‘The Song of Wandering Aengus‘ by William Butler Yeats was written in the late 1890s and was first printed under the title “A Mad Song” in 1897. Its current title was not bestowed until its final publication in The Wind Among the Reeds in 1899.
The poem is divided into three stanzas, each of which contains eight lines. The stanzas can be further divided into sets of four lines, or quatrains, according to where Yeats placed the punctuation. One will notice when reading this poem that the first half of each stanza represents the real physical world, while the second half is embellished, and rings of folklore.
This piece stems from stories based on Celtic mythology and tells one part of the life of the main character, Aengus.
Explore The Song of Wandering Aengus
The speaker is looking back on a pivotal moment in his life that solidified its direction for years to come. He begins by describing an average day in which he decides to go fishing, makes a rod from a hazel tree, and catches a “little silver trout.”
While his back is turned the trout turns into a “glittering girl” who says his name and then flees into the woods, disappearing. She was utterly beautiful with “apple blossoms” in her hair.
From that point in his life, he wandered the world looking for her. Even now, as he tells his story in his old age he still intends to find her, kiss her, and take her hand. They will remain together for the rest of time if only he could come upon her once more.
Analysis of The Song of Wandering Aengus
I went out to the hazel wood,
Because a fire was in my head,
And cut and peeled a hazel wand,
And hooked a berry to a thread;
And when white moths were on the wing,
And moth-like stars were flickering out,
I dropped the berry in a stream
And caught a little silver trout.
Before beginning this piece it is important to note that it is being re-told by the speaker when he has advanced in years. He is no longer the age he was when this happened, so he is able to look back on it with some perspective.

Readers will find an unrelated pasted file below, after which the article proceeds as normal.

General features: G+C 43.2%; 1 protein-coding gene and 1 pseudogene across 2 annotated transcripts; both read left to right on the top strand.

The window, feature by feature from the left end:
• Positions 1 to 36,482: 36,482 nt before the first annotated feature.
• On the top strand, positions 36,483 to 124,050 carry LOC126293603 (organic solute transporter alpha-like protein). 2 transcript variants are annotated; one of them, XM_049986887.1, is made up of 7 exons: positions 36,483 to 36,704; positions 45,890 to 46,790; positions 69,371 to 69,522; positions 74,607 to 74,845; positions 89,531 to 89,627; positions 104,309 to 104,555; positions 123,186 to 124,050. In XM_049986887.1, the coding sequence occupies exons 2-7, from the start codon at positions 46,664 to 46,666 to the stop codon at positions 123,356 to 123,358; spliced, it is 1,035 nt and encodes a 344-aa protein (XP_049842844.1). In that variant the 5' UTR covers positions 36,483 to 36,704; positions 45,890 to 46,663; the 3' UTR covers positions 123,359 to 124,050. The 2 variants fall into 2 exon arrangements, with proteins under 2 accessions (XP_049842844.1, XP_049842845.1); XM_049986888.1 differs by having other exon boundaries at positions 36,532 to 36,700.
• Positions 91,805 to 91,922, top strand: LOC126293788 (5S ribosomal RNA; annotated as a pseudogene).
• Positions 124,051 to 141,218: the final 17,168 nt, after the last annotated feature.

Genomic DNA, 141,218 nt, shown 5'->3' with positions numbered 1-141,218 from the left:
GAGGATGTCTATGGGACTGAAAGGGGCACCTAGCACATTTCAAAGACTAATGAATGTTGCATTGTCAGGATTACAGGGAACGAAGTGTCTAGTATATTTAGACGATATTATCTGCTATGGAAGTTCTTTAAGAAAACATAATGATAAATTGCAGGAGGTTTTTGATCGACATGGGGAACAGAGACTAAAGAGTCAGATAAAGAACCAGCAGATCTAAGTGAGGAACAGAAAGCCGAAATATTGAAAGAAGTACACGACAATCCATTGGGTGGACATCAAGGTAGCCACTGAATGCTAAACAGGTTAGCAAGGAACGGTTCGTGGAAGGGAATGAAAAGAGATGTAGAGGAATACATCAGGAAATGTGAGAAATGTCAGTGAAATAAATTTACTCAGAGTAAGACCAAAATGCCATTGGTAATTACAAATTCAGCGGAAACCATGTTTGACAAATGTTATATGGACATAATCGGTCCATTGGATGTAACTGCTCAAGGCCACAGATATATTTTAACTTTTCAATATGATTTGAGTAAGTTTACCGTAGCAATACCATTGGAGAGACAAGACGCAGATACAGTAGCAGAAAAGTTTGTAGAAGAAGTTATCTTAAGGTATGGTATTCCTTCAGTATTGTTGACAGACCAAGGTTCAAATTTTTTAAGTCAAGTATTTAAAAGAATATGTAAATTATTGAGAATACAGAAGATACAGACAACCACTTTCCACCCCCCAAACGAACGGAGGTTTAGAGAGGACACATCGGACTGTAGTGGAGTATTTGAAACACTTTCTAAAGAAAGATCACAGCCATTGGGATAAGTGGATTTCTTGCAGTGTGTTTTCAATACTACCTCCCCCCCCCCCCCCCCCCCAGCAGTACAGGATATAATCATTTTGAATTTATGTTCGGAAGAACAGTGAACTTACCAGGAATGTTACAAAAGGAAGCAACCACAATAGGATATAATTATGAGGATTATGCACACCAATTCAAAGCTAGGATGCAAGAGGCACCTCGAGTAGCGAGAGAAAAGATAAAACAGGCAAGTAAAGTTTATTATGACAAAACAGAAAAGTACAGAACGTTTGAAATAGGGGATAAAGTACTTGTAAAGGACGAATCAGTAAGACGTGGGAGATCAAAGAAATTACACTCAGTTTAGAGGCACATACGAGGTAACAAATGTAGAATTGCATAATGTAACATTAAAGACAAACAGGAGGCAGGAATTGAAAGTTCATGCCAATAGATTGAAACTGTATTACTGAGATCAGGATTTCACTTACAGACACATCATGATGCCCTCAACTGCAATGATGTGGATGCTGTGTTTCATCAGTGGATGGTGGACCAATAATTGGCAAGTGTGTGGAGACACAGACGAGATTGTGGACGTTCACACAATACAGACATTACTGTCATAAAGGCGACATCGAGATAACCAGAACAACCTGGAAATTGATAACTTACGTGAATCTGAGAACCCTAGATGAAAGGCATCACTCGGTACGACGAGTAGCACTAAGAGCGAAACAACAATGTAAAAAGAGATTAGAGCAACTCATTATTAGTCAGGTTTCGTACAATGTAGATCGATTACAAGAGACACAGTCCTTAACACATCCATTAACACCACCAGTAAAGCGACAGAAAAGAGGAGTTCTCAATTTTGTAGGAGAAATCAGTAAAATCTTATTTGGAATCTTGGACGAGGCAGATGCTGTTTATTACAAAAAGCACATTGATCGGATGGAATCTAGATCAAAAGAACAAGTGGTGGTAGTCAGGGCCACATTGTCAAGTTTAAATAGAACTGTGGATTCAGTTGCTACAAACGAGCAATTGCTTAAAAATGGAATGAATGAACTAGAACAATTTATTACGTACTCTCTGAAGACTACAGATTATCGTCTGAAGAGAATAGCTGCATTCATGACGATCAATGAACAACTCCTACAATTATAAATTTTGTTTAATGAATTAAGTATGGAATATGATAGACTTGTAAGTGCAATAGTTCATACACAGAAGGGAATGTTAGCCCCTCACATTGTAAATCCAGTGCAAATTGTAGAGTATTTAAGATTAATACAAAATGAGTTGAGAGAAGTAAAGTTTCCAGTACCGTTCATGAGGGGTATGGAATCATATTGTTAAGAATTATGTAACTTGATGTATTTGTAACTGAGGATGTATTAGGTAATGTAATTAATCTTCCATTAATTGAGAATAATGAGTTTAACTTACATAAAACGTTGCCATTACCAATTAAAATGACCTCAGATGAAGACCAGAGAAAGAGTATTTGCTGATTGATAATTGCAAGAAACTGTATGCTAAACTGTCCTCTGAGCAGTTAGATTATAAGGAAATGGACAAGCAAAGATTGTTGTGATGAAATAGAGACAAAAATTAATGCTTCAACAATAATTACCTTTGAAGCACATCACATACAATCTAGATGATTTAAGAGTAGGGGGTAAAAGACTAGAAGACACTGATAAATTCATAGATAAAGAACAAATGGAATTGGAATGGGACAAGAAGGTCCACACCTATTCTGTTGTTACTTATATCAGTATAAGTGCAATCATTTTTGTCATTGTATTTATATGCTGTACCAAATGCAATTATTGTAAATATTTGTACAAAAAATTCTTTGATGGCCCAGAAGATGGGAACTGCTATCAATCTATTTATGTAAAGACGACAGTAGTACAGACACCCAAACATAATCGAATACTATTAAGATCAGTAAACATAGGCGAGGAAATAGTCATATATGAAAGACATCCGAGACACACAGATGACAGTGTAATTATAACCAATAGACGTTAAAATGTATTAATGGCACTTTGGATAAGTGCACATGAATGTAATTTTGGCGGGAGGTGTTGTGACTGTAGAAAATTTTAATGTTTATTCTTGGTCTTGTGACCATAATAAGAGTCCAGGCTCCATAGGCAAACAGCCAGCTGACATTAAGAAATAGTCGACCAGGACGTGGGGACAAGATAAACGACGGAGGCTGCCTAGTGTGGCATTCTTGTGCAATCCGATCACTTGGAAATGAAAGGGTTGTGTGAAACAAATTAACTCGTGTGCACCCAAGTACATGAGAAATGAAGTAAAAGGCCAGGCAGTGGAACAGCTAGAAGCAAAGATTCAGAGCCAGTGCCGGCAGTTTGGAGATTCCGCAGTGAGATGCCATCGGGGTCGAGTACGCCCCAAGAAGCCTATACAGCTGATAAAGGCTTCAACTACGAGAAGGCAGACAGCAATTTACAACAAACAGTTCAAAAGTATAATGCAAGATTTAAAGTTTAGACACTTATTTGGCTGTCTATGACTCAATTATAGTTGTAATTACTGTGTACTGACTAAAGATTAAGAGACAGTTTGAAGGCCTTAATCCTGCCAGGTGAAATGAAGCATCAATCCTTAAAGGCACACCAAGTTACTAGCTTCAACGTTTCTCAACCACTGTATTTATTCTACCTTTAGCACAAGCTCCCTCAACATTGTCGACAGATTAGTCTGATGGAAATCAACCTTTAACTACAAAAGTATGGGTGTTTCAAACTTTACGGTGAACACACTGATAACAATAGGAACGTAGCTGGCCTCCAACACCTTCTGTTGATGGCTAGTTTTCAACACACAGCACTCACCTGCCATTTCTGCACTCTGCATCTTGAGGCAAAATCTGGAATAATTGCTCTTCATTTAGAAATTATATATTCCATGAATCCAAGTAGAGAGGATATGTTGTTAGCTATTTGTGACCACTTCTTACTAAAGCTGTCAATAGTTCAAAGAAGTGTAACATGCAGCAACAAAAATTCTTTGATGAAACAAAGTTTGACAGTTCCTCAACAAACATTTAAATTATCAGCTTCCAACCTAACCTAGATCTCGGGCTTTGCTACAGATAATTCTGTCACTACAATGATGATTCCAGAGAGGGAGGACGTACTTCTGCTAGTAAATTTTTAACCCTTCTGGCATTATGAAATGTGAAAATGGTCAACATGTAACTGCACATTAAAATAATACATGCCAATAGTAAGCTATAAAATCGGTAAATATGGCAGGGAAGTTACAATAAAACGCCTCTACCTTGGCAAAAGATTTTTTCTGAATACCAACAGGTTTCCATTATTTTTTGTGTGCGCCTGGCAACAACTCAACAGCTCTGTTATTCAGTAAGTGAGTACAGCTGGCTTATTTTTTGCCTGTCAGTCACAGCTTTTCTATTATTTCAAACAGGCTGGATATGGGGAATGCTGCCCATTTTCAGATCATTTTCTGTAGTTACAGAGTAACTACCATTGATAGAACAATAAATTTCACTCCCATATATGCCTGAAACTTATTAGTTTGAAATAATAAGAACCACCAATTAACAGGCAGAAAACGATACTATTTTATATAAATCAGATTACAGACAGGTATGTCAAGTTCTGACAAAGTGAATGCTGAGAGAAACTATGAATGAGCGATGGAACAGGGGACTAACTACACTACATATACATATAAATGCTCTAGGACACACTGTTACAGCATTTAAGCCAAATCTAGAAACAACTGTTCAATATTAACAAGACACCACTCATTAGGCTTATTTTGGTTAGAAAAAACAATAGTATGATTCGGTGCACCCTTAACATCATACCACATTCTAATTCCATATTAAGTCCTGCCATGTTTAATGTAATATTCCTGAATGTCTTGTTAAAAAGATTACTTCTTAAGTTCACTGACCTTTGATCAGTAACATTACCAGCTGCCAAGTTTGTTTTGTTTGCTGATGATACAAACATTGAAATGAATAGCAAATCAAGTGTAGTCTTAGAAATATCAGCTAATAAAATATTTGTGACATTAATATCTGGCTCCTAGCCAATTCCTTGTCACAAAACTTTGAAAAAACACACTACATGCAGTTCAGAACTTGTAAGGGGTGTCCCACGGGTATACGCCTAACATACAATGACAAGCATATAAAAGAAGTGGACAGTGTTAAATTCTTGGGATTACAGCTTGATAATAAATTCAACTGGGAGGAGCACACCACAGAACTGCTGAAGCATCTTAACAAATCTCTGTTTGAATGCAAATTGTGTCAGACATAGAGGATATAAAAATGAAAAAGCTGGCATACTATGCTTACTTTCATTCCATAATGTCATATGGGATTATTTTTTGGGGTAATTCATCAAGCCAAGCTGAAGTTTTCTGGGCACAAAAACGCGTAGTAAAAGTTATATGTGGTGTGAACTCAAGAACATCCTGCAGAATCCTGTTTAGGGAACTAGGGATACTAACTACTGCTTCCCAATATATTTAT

In the first stanza of this piece, the speaker begins by describing what should be a mundane scene in normal life. He is leaving his home and entering into the “hazel wood” for the simple reason that he needs something to do. There is a “fire…in [his] head” and he knows that he needs to leave his dwelling. This turns out to be more than just a lark, it is a pivotal moment in his life.
While out in the woods he decides to do some fishing. He peels a thin piece of hazel from a tree and cuts it into a “wand.”
It is a special time of day when there are moths flying all around him. This lends the scene a feeling of magic as if the woods in which he is venturing have more to offer than initially meets the eye.
He casts the string into the water with a berry as a lure. From this, he is able to catch “a little silver trout.”
When I had laid it on the floor
I went to blow the fire a-flame,
But something rustled on the floor,
And someone called me by my name:
It had become a glimmering girl
With apple blossom in her hair